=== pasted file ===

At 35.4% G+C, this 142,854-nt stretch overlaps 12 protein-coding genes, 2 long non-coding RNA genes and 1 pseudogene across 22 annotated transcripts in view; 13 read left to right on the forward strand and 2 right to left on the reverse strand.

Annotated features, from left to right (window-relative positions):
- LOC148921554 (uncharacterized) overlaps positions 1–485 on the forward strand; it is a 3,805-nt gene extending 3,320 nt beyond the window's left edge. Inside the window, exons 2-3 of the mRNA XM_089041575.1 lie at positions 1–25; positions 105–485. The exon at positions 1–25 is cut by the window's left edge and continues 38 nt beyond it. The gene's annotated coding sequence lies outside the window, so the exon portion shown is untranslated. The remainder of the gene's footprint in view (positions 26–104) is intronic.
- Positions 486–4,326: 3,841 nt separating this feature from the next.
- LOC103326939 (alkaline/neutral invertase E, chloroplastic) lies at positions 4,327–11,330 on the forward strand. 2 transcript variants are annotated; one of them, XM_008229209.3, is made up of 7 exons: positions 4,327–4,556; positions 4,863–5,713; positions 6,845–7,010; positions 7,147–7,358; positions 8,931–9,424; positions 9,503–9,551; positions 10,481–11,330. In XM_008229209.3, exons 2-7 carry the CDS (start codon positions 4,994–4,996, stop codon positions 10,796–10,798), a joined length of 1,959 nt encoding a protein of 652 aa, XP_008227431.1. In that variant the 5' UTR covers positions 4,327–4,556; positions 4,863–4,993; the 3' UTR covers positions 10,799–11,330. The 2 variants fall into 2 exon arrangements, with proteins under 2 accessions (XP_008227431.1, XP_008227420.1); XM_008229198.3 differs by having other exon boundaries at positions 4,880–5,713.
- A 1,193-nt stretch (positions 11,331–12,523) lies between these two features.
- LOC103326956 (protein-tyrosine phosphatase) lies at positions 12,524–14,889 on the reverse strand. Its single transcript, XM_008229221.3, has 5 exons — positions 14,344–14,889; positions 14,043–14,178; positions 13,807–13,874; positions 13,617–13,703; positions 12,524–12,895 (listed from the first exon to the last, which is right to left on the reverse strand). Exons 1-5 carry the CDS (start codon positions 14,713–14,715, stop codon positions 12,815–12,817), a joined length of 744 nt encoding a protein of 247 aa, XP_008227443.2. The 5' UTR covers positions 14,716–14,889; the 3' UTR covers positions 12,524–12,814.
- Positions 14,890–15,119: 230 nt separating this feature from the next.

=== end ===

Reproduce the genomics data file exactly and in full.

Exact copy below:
At 35.4% G+C, this 142,854-nt stretch overlaps 12 protein-coding genes, 2 long non-coding RNA genes and 1 pseudogene across 22 annotated transcripts in view; 13 read left to right on the forward strand and 2 right to left on the reverse strand.

Annotated features, from left to right (window-relative positions):
- LOC148921554 (uncharacterized) overlaps positions 1–485 on the forward strand; it is a 3,805-nt gene extending 3,320 nt beyond the window's left edge. Inside the window, exons 2-3 of the mRNA XM_089041575.1 lie at positions 1–25; positions 105–485. The exon at positions 1–25 is cut by the window's left edge and continues 38 nt beyond it. The gene's annotated coding sequence lies outside the window, so the exon portion shown is untranslated. The remainder of the gene's footprint in view (positions 26–104) is intronic.
- Positions 486–4,326: 3,841 nt separating this feature from the next.
- LOC103326939 (alkaline/neutral invertase E, chloroplastic) lies at positions 4,327–11,330 on the forward strand. 2 transcript variants are annotated; one of them, XM_008229209.3, is made up of 7 exons: positions 4,327–4,556; positions 4,863–5,713; positions 6,845–7,010; positions 7,147–7,358; positions 8,931–9,424; positions 9,503–9,551; positions 10,481–11,330. In XM_008229209.3, exons 2-7 carry the CDS (start codon positions 4,994–4,996, stop codon positions 10,796–10,798), a joined length of 1,959 nt encoding a protein of 652 aa, XP_008227431.1. In that variant the 5' UTR covers positions 4,327–4,556; positions 4,863–4,993; the 3' UTR covers positions 10,799–11,330. The 2 variants fall into 2 exon arrangements, with proteins under 2 accessions (XP_008227431.1, XP_008227420.1); XM_008229198.3 differs by having other exon boundaries at positions 4,880–5,713.
- A 1,193-nt stretch (positions 11,331–12,523) lies between these two features.
- LOC103326956 (protein-tyrosine phosphatase) lies at positions 12,524–14,889 on the reverse strand. Its single transcript, XM_008229221.3, has 5 exons — positions 14,344–14,889; positions 14,043–14,178; positions 13,807–13,874; positions 13,617–13,703; positions 12,524–12,895 (listed from the first exon to the last, which is right to left on the reverse strand). Exons 1-5 carry the CDS (start codon positions 14,713–14,715, stop codon positions 12,815–12,817), a joined length of 744 nt encoding a protein of 247 aa, XP_008227443.2. The 5' UTR covers positions 14,716–14,889; the 3' UTR covers positions 12,524–12,814.
- Positions 14,890–15,119: 230 nt separating this feature from the next.